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Moscow Bomb Blast Kills Eight, Chechen Terrorists Blamed


In Moscow, a bomb exploded during the evening rush hour Tuesday in a pedestrian underpass at one of the city’s busiest commuter hubs, killing eight people and injuring 53 in a blast authorities blamed on Chechen terrorists.

In the minutes after the explosion at Pushkin Square, thick black smoke streamed from one entrance of the underpass as bleeding people fled, some with their clothing shredded to pieces. Other dazed and injured victims, covered in blood, lay on the sidewalks awaiting ambulances.

No one immediately claimed responsibility for the blast, which occurred at one of the most popular meeting places in the heart of Moscow, where a statue of Pushkin, Russia’s favorite poet, stands adjacent to the first McDonald’s in the capital. But at the scene, Mayor Yuri M. Luzhkov voiced the conviction of many Russians when he characterized the bombing as “100 percent Chechnya.”

Study Links Brain Injury, Musical Memory


A 57-year-old patient with an abscess in his brain listened for five weeks to the faint lull of choral music.

“At first he thought it was a carnival in the schoolyard next to the hospital,” said the patient’s neurologist, Dr. Eva Schielke of the University Hospital Charite in Berlin. There were men’s and children’s choruses singing folk songs, and the sound was more prominent in his right ear. “Then, he realized there was no celebration.”

The abscess in his brain stem had activated musical memory stores, and the music would play non-stop until antibiotic treatments cleared the infection.

Schielke delved into the medical literature and found 10 other cases of musical hallucinations -- all in patients with damage to the brain stem. The lesions can also be caused by stroke, tumors or encephalitis. Her report appears in the current issue of Neurology.

Elderly people with extensive hearing loss have also noted this unexpected symptom. Scientists speculate that the sensory deprivation among these elderly patients leads to a release of musical memories.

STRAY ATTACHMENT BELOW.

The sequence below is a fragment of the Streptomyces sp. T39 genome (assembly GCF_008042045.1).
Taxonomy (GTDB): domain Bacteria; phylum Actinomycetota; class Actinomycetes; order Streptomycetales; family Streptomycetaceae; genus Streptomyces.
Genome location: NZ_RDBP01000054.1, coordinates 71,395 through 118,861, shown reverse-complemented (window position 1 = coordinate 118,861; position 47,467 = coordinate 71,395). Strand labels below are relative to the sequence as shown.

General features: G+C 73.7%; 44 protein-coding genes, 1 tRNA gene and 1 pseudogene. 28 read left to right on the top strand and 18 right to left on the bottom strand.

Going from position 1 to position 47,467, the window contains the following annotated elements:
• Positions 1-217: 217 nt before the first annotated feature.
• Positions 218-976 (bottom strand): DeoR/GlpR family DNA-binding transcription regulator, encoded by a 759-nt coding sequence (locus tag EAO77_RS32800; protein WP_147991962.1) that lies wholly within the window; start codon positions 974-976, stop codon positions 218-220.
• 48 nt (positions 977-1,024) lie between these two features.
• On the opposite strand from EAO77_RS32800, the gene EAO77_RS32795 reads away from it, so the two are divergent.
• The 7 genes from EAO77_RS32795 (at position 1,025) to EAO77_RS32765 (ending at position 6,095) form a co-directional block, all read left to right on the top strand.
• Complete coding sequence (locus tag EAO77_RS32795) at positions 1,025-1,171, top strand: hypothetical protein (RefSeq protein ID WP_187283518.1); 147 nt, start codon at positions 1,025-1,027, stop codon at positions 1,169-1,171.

Passing on the Right, Buchanan Takes Control of Reform Party


Backers of Pat Buchanan’s presidential campaign Tuesday wrested control of the Reform Party apparatus in a closed national committee meeting.

As local police broke up a pushing and shoving match, Buchanan’s opponents marched out of the meeting to hold their own “national committee” session two blocks away, claiming they were crushed illegally and threatening to sue.

But Buchanan’s success increases the likelihood that he will win the Reform Party nomination and the $12.6 million in federal funds that goes with it.

“It’s over now,” declared Angela “Bay” Buchanan, the candidate’s sister and chief strategist, in a briefing after the walkout. “It is Pat Buchanan’s nomination. They needed to win in there, and they did not have the numbers. We’ve won fair and square.”

A Buchanan victory, if sustained over almost certain legal challenges, would significantly change the centrist party that grew out of Ross Perot’s 1992 presidential bid. Under Perot, the party pointedly avoided taking stands on controversial social issues. But Buchanan holds hard-right positions on many social issues: He opposes gay rights, abortion and what he calls the “Israeli lobby.”